Jack connectors

- an overview, and information about the Jack of connectors widely used for audio and video applications.

Op-amp Tutorial Includes:

Connector types     D-type connector     IEC power connector     Jack or phone connector     XLR connector     RF connectors    

The jack plug and socket are a very common form of connector. They may also be referred to as the phone plug. They have been in use for very many years, being originally designed in the 1878 for use with telephone circuits - they were widely used in telephone switchboards. In view of their long period of service, this makes them the oldest form of electronics connector in regular use today.

The jack, phone, or telephone connectors are able to provide very reliable service, although they are only suitable for low frequency operation and they are not suitable for connections above 20 kHz or so. Accordingly they are widely used for audio applications. Virtually every set of headphones or earpieces will use a jack connector of one size of another. While they may not represent the very latest in connector technology, their use is so embedded in consumer audio, that they are unlikely to be replaced for very many years to come.

Jack connector standards and specifications

Jack connector sizes
There are a number of standard sizes for jack connectors in use these days. They are:

  • 1/4" jack (6.35 mm) or standard jack
  • 3.5mm also known as the miniature jack
  • 2.5mm also known as the subminiature jack

Mono and stereo variants
In addition to the basic size there are other variations to the jack plugs and jack sockets. The main one of that there are variants to cater for mono and also for stereo applications. Mono and stereo variants of jack plugs and sockets are available in all sizes.

The basic mono format was the first to be used. This only required the use of a line or signal connection and an earth or return. Mono jack connectors therefore only possess two connections, the tip and the body. Mono jack connectors were the first types to be designed and manufactured.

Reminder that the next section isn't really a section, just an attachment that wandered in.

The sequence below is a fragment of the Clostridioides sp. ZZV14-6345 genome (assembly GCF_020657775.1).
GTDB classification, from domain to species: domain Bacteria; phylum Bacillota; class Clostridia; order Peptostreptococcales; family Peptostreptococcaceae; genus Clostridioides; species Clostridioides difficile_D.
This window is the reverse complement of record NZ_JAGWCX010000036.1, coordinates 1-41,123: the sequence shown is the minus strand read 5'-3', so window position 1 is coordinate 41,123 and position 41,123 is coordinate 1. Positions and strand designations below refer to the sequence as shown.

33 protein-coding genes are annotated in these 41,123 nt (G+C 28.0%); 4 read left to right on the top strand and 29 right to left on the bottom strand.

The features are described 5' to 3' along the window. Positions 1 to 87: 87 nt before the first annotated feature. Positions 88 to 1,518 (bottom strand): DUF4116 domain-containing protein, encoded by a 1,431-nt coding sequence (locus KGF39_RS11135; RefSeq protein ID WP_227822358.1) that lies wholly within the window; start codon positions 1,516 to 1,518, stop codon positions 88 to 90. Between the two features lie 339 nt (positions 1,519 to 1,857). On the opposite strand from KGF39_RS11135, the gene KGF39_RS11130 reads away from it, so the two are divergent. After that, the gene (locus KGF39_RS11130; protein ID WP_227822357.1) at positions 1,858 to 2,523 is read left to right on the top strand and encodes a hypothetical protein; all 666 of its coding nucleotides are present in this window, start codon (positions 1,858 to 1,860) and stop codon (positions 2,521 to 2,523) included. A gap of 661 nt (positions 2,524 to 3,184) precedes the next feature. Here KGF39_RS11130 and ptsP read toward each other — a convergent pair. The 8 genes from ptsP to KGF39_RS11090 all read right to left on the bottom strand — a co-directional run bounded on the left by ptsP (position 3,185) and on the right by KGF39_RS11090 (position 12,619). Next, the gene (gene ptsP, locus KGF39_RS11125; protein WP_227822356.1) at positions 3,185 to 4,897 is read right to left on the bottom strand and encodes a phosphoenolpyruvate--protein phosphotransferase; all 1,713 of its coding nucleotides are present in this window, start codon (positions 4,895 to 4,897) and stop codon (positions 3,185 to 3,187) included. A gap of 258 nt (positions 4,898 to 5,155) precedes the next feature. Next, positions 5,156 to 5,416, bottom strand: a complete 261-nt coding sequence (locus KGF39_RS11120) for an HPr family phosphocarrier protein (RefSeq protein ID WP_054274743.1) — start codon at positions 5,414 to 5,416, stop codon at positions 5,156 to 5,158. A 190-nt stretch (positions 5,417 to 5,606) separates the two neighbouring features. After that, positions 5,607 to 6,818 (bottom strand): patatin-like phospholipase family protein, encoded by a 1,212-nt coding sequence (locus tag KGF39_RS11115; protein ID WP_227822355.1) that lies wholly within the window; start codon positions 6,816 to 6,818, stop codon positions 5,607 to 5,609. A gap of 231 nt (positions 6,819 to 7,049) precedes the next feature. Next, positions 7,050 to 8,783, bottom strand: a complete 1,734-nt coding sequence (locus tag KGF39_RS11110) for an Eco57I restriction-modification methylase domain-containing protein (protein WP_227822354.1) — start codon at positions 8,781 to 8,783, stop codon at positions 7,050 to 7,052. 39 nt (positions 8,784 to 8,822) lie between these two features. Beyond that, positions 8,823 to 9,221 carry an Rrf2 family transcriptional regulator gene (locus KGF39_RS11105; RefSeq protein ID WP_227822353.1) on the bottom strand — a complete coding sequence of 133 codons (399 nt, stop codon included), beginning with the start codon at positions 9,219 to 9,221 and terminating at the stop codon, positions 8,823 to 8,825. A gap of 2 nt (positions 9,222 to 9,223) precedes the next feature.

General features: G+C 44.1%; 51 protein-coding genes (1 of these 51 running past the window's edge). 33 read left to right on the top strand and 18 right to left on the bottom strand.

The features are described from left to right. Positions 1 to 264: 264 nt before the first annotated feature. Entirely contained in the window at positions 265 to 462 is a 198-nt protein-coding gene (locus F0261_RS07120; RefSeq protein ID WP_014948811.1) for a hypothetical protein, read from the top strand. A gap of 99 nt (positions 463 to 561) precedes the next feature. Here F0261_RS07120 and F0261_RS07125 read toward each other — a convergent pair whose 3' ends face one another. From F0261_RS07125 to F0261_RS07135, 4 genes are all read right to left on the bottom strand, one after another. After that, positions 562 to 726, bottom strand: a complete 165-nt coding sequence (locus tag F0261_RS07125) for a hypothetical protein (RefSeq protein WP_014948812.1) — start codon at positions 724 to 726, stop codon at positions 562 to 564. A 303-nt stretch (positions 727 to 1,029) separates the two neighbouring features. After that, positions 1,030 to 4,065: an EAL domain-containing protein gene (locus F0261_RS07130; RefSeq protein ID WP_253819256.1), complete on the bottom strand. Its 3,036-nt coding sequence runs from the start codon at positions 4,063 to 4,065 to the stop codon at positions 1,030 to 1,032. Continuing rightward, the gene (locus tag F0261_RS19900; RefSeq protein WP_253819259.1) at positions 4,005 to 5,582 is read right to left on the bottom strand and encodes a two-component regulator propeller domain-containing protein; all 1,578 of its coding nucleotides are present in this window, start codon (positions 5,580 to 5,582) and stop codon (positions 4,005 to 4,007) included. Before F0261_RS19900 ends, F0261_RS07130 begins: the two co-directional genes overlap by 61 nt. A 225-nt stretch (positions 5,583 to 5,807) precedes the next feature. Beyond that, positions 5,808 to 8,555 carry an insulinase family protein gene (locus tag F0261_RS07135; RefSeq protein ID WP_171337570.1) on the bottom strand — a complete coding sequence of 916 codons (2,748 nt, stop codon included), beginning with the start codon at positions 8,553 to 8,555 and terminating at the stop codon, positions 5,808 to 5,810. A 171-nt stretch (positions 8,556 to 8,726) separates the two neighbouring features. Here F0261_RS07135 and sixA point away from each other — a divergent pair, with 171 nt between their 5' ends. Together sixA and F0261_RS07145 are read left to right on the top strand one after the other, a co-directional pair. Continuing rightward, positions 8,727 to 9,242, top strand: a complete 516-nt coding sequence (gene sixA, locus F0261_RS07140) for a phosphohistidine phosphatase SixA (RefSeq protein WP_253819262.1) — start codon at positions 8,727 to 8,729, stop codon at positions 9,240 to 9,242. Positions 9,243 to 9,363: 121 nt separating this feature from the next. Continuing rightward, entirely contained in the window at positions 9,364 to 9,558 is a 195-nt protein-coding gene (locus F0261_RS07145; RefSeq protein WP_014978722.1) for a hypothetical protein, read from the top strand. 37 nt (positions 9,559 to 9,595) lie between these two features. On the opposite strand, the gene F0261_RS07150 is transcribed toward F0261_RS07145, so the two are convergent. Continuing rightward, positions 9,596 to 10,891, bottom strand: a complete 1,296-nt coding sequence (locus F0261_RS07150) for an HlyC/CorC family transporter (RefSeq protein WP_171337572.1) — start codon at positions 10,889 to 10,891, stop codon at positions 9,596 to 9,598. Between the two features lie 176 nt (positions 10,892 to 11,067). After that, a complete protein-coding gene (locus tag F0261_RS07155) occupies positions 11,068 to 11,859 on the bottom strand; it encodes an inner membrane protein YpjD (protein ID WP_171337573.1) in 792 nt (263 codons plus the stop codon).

With the introduction of stereo in the 1950s and 1960s it became necessary to be able to modify the basic mono jack connector to be able to carry stereo signals. Stereo requires the use of an earth or return as well as one signal line for each of the two stereo channels. Thus a total of three connections are required instead of the two provided by the original "mono" jack connector. The additional connection is accommodated by providing a "ring" between the connection at the tip, and the body or earth connection.

Jack connectors with switches
Many jack sockets incorporate switches so that when the plug is inserted some switch contacts are made or broken. The original requirement for this arose so that when the jack plug was inserted to enable headphones to be used, then the speaker output was disconnected. For switched jack sockets, there is one set of contacts for each channel, i.e. one for a mono socket, and two for a stereo socket.

Standard jack connections

In view of the huge number of these connectors used for applications such as headphones, etc where it is anticipated that they can be plugged in and work, it is essential that a common connection standard is adopted. The connections that are invariably used are given in the table below. By adopting this convention it is possible to plug almost any item using one of these connectors in to a relevant item of equipment and it will work.

Pin Unbalanced Balanced Stereo
Tip Signal Signal +
i.e. 'hot' signal
Ring Not present Signal -
i.e. negative phase
Sleeve Ground / return Ground /shield Ground / shield

More Electronic Components:
Resistors     Capacitors     Quartz crystals, xtals     Diodes     Transistor     Phototransistor     FET     Memory types & technologies     Thyristor / SCR     Connectors     Valves / Tubes     Battery technology    
    Return to Components menu . . .